As part of the vapor recovery system in a refinery, a two-stage screw compressor was used to boost gas pressure prior to burning the gas in plant boilers. This VRU compressor experienced numerous vibration-induced failures of the auxiliary piping as well as excessive vibration of the main piping and high noise levels in the vicinity. The vibration and noise were reported to vary from day to day.
To investigate the problems, EDI employed multiple insertion probe dynamic pressure transducers, vibration sensors, strain sensors, and microphones to monitor the data for a period of one week. Process data including gas composition, pressures, and temperatures were also obtained to correlate with the measured vibration, pulsation, and noise.
The data showed that the vibration and noise was predominated by high order multiples of “pocket-passing frequency” (PPF). Vibration amplitudes as high as 5 ips 0p (130 mm/s) were recorded. Vibration and noise were associated primarily with the 2nd stage discharge silencer. Monitoring showed that variations in the severity of vibration and noise coincided with speed of sound changes of the gas due to changes in process conditions.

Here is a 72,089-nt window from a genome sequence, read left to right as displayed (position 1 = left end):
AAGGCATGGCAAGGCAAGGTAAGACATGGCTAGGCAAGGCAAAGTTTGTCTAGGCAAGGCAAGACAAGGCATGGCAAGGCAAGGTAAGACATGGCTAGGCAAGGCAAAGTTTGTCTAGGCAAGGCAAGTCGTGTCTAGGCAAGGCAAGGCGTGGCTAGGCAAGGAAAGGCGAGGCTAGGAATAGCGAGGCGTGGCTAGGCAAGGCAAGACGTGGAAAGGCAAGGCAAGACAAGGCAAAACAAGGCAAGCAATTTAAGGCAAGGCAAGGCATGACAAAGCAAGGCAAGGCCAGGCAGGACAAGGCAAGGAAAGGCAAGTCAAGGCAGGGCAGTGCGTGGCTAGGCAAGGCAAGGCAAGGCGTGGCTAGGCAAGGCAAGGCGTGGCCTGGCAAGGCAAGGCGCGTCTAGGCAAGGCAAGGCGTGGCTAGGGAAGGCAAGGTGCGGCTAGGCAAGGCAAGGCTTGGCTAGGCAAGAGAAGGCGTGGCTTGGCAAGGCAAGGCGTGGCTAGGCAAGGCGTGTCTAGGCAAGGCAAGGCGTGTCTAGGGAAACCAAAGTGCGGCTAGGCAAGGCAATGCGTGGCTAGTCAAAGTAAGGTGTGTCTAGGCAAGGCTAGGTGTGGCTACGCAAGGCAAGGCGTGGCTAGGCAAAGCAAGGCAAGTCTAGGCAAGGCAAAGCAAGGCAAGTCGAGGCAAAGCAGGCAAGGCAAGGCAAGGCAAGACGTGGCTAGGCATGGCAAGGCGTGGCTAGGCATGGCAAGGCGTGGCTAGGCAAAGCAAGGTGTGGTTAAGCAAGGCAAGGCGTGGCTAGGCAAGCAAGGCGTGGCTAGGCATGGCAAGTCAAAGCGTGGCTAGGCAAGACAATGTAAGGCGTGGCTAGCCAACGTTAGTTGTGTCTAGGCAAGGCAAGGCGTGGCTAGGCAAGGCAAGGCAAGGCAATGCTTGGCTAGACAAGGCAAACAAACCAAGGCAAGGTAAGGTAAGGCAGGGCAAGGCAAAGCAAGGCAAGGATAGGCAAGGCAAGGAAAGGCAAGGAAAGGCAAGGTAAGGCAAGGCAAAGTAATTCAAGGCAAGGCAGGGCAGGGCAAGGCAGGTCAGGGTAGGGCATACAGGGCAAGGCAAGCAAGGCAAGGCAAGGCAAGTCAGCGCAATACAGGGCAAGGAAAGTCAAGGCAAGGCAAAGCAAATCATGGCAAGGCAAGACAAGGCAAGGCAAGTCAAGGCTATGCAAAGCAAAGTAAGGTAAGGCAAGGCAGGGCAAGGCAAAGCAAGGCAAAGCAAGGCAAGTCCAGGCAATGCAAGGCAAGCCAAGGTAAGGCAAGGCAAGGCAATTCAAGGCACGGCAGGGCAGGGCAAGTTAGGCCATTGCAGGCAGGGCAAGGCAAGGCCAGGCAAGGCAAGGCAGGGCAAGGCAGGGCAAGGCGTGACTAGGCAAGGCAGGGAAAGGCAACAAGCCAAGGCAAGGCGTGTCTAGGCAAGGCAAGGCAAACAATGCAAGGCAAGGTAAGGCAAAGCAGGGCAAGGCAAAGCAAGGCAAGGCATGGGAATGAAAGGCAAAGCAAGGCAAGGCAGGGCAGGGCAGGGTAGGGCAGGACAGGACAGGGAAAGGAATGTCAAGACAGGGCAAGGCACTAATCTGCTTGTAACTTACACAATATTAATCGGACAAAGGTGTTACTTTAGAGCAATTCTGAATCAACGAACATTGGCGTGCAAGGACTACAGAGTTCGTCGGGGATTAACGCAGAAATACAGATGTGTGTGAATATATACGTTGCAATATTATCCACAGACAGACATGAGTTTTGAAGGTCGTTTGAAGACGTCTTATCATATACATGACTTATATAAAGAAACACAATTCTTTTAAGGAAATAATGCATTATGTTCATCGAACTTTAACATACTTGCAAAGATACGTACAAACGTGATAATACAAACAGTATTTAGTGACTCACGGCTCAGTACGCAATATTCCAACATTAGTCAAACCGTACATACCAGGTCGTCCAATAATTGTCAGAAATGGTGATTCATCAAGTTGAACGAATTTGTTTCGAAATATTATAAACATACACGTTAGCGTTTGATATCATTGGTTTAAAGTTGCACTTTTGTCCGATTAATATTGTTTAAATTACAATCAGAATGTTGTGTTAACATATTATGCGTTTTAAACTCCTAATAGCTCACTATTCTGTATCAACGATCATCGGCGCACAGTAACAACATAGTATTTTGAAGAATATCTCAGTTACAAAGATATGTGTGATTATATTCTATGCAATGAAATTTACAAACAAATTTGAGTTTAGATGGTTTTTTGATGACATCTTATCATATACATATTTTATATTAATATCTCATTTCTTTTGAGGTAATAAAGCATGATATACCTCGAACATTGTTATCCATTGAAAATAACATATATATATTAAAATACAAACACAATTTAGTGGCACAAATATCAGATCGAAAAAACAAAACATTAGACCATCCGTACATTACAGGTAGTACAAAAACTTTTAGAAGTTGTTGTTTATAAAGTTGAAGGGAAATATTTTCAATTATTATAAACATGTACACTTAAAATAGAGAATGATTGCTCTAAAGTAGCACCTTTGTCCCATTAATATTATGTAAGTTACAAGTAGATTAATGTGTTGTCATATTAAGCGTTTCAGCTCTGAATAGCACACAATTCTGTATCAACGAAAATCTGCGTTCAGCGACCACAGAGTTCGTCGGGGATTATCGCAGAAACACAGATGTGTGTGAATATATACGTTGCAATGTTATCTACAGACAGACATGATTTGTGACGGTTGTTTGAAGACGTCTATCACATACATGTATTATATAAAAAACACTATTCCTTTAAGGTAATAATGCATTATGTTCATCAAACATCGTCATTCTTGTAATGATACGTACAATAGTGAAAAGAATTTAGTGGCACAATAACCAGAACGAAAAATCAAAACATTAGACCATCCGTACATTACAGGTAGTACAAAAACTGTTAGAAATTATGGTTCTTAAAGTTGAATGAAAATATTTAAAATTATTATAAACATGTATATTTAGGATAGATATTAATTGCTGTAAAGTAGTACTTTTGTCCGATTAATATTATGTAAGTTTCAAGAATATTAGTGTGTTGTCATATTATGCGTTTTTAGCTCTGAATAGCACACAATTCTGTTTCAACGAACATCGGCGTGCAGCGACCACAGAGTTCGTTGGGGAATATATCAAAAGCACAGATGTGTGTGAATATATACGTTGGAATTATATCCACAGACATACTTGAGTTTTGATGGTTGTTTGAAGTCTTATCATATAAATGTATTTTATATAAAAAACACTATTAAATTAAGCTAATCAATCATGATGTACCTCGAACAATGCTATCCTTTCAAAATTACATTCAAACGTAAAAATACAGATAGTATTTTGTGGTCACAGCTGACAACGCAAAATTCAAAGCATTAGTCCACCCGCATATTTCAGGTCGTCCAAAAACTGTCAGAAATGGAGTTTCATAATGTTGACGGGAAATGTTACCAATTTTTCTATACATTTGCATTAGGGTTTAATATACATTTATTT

Based on the data, it was hypothesized that there were acoustical or mechanical natural frequencies that amplified PPF pulsation energy. Calculations showed that coincidences of shell-wall mechanical natural frequencies and cross-wall acoustical natural frequencies of the silencer could coincide with PPF multiples, depending on process conditions. It was therefore decided to replace the 2nd stage silencer.
The existing “silencer” was a conventional design consisting of a large volume with an internal baffle and choke to provide a low-pass acoustical filter. These designs are intended to attenuate PPF pulsation and higher. However, the designs are based on 1-dimensional acoustics and ignore the effects of high-order acoustical natural frequencies. Combined with the mechanical shell wall natural frequencies, amplification of higher PPF multiples occurs, as is shown in the spectra above.
A 3-dimensional silencer was designed for this application. Because of the nature of the gas, the silencer had to be a reactive design only (i.e., no absorptive material could be used). In this case, the new design was smaller than the original, so it fit easily in the space available. Pressure drop through this silencer was similar to the original design – 1-1.5% of line pressure.
After installation of the new silencer, the VRU was returned to service. It was immediately obvious that noise levels radiating from the piping were greatly reduced. The vibration survey that had been done previously was repeated, and a before/after comparison was made, as shown in the summary plots below. Note that all datapoints for a particular survey are overlaid to show maximum values without regard to the specific location.